The Southern Ocean Network of Acoustics (SONA) is a group of partners from Australia, France, New Zealand, Norway, the UK and USA who have united to measure the mid-trophic level of the ecosystem. SONA partners frequently undertake transits to Antarctic research bases, fisheries sites, and other large-scale Antarctic research locations. They have agreed on common standards and protocols for acoustic data collection and processing, with a view to providing that data on an open access basis.
In order to address milestones towards the goal of having useful, open access data, SONA held an Acoustic Processing and Methods workshop in Vigo (24-25 April 2016). Seven members of SONA, representing four of the partners, and four invited participants discussed topics including acoustic data/data coverage and availability; data processing techniques and comparison; metrics of data quality and DOIs (digital object identifiers); summary statistics and a way forward for regional comparison; and future collaboration.
Figure 1: SONA participants: John Horne (University of Washington), Jenny Thomas and Sophie Fielding (BAS), Charles Anderson (NOAA NCEI), Rudy Kloser and Tim Ryan (CSIRO), Pablo Escobar-Flores (University of Auckland/NIWA), Adam Dunford (NIWA), Anna Conchon (CLS), Toby Jarvis (Echoview) and Anthony Cossio (NOAA, SWFC).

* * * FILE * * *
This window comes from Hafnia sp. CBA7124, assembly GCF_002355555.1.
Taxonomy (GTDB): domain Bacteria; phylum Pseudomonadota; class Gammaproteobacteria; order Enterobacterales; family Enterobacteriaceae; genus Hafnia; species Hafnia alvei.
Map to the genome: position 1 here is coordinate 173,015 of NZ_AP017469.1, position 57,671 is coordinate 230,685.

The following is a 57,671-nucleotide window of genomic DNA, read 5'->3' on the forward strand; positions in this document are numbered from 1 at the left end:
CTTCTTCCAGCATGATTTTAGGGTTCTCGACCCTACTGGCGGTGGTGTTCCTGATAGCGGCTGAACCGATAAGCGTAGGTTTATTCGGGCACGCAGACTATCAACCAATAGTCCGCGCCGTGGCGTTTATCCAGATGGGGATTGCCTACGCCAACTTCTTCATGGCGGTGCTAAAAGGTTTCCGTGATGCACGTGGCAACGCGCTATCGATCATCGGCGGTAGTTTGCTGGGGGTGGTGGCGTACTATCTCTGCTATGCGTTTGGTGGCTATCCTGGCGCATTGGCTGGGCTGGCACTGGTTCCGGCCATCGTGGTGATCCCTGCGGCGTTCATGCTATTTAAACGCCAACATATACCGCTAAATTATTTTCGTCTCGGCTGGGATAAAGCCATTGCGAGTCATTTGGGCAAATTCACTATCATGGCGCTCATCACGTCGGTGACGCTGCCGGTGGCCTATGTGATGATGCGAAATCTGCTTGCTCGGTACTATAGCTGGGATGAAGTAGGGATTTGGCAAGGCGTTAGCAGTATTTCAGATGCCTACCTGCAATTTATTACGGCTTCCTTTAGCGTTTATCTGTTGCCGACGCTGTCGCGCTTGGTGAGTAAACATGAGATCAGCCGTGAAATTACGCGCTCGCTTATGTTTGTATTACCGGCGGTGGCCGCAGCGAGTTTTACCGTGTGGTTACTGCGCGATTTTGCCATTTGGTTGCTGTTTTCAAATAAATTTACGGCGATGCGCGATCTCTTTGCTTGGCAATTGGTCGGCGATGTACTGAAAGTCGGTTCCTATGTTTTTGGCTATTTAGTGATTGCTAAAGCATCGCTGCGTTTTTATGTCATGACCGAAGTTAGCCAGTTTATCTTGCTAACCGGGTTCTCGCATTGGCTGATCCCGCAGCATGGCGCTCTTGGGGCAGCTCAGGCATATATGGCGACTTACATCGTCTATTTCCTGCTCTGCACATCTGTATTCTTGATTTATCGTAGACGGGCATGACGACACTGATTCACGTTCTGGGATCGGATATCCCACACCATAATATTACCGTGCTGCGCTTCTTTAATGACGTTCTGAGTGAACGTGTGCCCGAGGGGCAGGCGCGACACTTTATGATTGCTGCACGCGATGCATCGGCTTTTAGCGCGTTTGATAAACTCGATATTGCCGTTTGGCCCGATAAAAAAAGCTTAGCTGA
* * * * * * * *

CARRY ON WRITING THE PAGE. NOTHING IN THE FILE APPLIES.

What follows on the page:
The workshop identified a number of initiatives that now exist to archive acoustic data, appropriately extract and document metadata, and to facilitate distribution of processed data. These include the Integrated Marine Observing System Bio-Acoustic Ships Of Opportunity IMOS-BASOOP, National Center for Environmental Information NOAA-NCEI, and SONA (in development).
A key part of the workshop addressed comparability of data processing techniques, with participants processing each other’s data in order to highlight differences (and similarities) between methods. This revealed the requirement for reference datasets that could be used to test new processing algorithms, and for further discussions on how they would influence processed data output. These datasets would need to represent different geographic areas (and therefore different biological conditions and hydrographic forces), different vessels and different types of noise (weather driven, vessel driven, etc). The NCEI offered to host these datasets.
The initial NERC funding for SONA expires in January 2017, but the group identified that they would continue to use the umbrella of SONA to facilitate collaboration and data and practise sharing. Several SONA participants are also involved in the new EU Horizon 2020 funded MEsopelagic Southern Ocean Prey and Predators (MESOPP) program (in development). MESOPP will also facilitate continued collaboration.